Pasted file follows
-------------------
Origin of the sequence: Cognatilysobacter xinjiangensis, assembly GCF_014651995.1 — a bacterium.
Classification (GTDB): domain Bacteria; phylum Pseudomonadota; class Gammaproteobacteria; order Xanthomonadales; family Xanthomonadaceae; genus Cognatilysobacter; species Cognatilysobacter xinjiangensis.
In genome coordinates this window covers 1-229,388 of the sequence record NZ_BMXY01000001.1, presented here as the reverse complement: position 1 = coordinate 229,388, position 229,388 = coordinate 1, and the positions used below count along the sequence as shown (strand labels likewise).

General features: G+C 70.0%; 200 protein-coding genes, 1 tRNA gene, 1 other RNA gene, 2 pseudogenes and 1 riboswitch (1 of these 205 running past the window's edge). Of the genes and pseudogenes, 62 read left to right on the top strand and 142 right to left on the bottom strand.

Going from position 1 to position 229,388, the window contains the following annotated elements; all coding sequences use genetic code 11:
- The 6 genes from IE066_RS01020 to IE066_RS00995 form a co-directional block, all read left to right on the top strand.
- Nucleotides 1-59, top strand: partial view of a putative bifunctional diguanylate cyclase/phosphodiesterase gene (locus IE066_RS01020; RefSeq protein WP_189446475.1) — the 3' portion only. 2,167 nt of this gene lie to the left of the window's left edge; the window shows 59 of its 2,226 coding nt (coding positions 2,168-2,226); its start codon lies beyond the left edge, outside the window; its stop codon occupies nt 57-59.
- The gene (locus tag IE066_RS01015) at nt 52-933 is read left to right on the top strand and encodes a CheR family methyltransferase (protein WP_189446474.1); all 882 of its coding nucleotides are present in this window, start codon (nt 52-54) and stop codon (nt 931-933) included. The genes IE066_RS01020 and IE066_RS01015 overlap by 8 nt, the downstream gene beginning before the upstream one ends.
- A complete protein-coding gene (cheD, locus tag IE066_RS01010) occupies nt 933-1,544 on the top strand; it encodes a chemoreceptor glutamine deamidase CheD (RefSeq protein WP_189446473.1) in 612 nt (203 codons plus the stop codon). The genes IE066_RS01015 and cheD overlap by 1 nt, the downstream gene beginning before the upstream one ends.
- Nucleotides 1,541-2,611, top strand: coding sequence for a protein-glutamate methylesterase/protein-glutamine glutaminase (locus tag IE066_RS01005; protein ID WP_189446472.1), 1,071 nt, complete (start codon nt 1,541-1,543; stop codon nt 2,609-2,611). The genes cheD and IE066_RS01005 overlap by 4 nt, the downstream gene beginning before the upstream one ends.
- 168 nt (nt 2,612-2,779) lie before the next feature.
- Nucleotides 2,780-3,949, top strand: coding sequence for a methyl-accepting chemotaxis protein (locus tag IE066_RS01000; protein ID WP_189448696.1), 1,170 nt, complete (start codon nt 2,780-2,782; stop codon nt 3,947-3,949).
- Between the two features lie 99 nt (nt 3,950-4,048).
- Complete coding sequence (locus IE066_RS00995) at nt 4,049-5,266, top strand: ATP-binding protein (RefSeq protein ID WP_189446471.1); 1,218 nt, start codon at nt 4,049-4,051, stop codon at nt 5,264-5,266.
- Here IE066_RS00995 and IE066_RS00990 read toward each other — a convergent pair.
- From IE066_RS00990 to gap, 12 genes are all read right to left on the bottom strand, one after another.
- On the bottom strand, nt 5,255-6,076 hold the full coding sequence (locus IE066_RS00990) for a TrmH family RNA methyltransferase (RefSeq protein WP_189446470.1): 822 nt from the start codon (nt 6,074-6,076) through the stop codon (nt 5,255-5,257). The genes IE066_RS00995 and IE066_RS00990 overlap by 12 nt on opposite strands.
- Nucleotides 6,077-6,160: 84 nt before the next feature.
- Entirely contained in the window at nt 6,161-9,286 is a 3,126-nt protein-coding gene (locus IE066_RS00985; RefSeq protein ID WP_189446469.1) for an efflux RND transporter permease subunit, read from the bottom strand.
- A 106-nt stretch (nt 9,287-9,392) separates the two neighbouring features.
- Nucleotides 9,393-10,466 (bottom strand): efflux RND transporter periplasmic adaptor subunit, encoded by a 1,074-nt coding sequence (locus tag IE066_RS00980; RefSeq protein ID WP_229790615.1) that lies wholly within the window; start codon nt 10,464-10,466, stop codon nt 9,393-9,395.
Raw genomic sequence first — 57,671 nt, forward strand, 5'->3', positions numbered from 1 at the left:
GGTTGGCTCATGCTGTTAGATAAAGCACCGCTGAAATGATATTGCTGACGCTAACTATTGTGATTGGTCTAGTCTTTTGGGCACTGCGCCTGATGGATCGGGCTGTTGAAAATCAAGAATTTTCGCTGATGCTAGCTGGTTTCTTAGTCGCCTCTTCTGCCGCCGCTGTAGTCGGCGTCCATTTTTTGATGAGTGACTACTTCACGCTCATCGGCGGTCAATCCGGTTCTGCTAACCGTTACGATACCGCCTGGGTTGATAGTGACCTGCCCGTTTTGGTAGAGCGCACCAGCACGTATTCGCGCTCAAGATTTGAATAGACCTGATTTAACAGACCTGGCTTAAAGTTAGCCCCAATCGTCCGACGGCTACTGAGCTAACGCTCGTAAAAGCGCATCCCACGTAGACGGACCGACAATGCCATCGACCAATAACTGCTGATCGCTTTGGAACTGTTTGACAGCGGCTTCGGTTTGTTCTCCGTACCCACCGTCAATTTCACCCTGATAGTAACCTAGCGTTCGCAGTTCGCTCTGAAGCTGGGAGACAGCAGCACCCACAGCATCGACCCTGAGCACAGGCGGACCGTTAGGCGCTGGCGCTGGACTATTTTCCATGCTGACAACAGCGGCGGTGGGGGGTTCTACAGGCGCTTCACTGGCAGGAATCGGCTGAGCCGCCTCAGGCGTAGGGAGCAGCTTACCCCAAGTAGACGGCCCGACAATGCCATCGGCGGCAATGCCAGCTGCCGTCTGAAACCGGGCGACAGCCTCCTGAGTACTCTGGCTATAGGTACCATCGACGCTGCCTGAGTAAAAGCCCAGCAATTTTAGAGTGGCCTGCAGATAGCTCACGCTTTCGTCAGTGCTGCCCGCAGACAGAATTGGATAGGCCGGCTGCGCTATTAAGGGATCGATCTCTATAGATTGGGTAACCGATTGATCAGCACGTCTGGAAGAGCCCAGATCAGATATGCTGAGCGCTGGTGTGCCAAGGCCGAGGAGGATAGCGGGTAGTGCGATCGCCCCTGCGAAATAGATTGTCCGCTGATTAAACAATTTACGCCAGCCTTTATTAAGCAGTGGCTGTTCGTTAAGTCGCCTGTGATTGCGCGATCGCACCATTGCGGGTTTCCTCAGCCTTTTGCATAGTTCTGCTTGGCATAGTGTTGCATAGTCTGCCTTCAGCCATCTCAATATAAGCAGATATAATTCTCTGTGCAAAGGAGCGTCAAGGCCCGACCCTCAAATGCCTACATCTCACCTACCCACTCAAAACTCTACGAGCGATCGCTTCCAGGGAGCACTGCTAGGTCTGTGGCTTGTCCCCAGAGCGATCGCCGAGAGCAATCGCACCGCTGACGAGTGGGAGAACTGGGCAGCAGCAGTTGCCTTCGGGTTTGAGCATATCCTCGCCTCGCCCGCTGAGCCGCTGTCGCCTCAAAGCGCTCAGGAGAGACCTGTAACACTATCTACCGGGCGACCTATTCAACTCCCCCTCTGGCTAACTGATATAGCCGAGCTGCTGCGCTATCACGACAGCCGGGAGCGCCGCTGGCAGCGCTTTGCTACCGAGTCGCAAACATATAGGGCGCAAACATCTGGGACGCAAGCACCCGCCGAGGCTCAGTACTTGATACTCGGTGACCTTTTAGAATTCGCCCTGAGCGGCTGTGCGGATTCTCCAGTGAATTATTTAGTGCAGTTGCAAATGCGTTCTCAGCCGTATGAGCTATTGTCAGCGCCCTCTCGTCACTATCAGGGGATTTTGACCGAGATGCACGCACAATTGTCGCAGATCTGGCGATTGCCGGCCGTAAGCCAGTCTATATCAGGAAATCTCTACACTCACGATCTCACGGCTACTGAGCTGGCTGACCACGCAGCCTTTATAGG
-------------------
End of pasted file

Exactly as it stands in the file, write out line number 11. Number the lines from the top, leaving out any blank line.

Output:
- 168 nt (nt 2,612-2,779) lie before the next feature.